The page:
Driving on Interstate 94 through Racine County these days is, to put it bluntly, nerve-wracking.

Three lanes of vehicles, packed as tight as possible without scraping paint off each other, all traveling at least 70 mph and — we’ve all seen it happening — 80 mph, and faster.

One of those lanes is in what would normally be the shoulder, so there is no margin for error.

In long stretches of the journey through the county, the only things separating northbound traffic from southbound traffic are temporary construction medians, and those can be pushed by southbound traffic into the path of northbound traffic and vice versa.

We learned that with tragic consequences on June 19. On that day, two semitrailer drivers were killed in a five-vehicle crash which resulted when a southbound semi crashed into a temporary construction median, pushing the structure into the northbound lanes and the path of northbound cars that hit the median. A northbound semi then veered off the roadway in an attempt to avoid the wreckage and went over an overpass wall. Both semitrailers caught fire.

Thankfully, no one died when two semitrailers collided on Friday morning just north of the Racine-Milwaukee county line. The disruption there was merely one of inconvenience.

But because Friday’s accident involved hazardous materials, the inconvenience was massive and widespread: Highway 20 rarely comes up on WBBM-AM’s traffic reports – that Chicago radio station’s interest in Wisconsin highways generally ends near Kenosha – but when the complete closure of northbound I-94 led to a traffic backup of 15 miles in length, Windy City listeners heard mention of Highway 20 along with reports of commute times on the Dan Ryan Expressway.

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Caledonia police officers ended up directing traffic on Highway 38 near Seven Mile Road that afternoon, as so many motorists were getting off of the I and trying to find alternate routes to Milwaukee and other points north. Needless to say, Caledonians would surely have rather had those officers out on patrol or available to render assistance in emergencies.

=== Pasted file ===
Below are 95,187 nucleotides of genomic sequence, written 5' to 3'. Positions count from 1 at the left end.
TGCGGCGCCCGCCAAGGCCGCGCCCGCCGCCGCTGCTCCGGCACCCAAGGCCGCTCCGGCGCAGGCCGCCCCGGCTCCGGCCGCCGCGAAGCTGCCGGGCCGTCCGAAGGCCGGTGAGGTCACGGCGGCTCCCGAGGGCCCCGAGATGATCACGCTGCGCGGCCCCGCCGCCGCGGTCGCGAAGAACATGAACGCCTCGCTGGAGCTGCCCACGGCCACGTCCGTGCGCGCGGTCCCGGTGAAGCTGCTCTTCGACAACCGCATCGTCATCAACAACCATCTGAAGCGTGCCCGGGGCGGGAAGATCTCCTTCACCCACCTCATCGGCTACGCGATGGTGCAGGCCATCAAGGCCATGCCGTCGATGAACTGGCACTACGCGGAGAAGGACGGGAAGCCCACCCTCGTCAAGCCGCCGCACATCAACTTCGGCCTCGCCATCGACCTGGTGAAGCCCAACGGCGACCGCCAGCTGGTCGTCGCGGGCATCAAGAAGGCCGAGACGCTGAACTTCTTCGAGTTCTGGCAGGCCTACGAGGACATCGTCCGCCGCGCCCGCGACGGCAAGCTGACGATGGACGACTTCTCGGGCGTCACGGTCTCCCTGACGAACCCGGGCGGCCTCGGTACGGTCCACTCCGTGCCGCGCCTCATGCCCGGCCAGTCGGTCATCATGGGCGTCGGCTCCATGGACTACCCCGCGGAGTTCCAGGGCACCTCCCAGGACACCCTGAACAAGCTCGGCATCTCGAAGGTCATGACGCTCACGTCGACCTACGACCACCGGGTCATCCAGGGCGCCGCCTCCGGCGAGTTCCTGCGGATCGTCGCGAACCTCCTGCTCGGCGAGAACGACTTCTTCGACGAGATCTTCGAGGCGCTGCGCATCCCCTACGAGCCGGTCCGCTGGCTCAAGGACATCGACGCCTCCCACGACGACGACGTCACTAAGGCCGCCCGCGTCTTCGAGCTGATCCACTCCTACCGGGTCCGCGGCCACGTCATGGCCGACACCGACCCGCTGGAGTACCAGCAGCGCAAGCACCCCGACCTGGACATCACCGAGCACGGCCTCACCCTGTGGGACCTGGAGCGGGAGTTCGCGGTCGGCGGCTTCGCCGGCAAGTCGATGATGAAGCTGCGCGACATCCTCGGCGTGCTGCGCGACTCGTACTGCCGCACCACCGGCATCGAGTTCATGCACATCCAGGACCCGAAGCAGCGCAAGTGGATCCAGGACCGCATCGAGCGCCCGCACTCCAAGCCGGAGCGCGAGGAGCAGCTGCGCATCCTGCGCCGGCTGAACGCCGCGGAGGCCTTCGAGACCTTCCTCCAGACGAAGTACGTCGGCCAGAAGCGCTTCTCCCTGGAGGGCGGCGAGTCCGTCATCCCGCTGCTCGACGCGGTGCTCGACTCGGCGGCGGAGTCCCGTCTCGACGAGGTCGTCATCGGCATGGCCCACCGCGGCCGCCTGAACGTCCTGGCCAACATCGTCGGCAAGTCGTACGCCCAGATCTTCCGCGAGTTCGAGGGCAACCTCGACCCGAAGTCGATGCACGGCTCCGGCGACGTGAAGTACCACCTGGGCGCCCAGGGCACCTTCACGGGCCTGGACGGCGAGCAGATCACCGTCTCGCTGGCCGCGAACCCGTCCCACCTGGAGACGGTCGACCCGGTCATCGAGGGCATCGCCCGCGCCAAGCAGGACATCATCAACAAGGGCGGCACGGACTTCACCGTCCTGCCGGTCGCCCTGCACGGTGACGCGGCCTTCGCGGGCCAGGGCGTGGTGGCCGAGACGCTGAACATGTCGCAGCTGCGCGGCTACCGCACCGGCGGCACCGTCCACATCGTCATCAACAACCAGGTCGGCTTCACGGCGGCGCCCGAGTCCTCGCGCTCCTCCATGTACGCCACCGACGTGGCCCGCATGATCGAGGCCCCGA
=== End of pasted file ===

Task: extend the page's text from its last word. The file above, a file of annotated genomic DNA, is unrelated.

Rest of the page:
There’s got to be a better way.

We shouldn’t have to white-knuckle it on I-94 until we hit the curve north of the county line.

Some of this is on us: We should all make a conscious effort to not follow the vehicle ahead of us so closely, and to not weave from lane to lane. We need to remember that while this situation exists, the margin for error in driving is close to zero.

But some of this is beyond the control of the individual motorist. This is where government intervention becomes necessary.

We urge Gov. Tony Evers to talk to the top officials at the state Department of Transportation about the current state of I-94 in Racine County. Reducing the number of lanes from three each way to two each way for the rest of the summer should be considered. It would obviously lengthen travel times, but it seems as though it could reduce the danger as well.

When accidents happen on I-94 these days, at best it’s 15-mile-long backups and village roads flooded with vehicles seeking an alternate route. At worst, it’s literally deadly.

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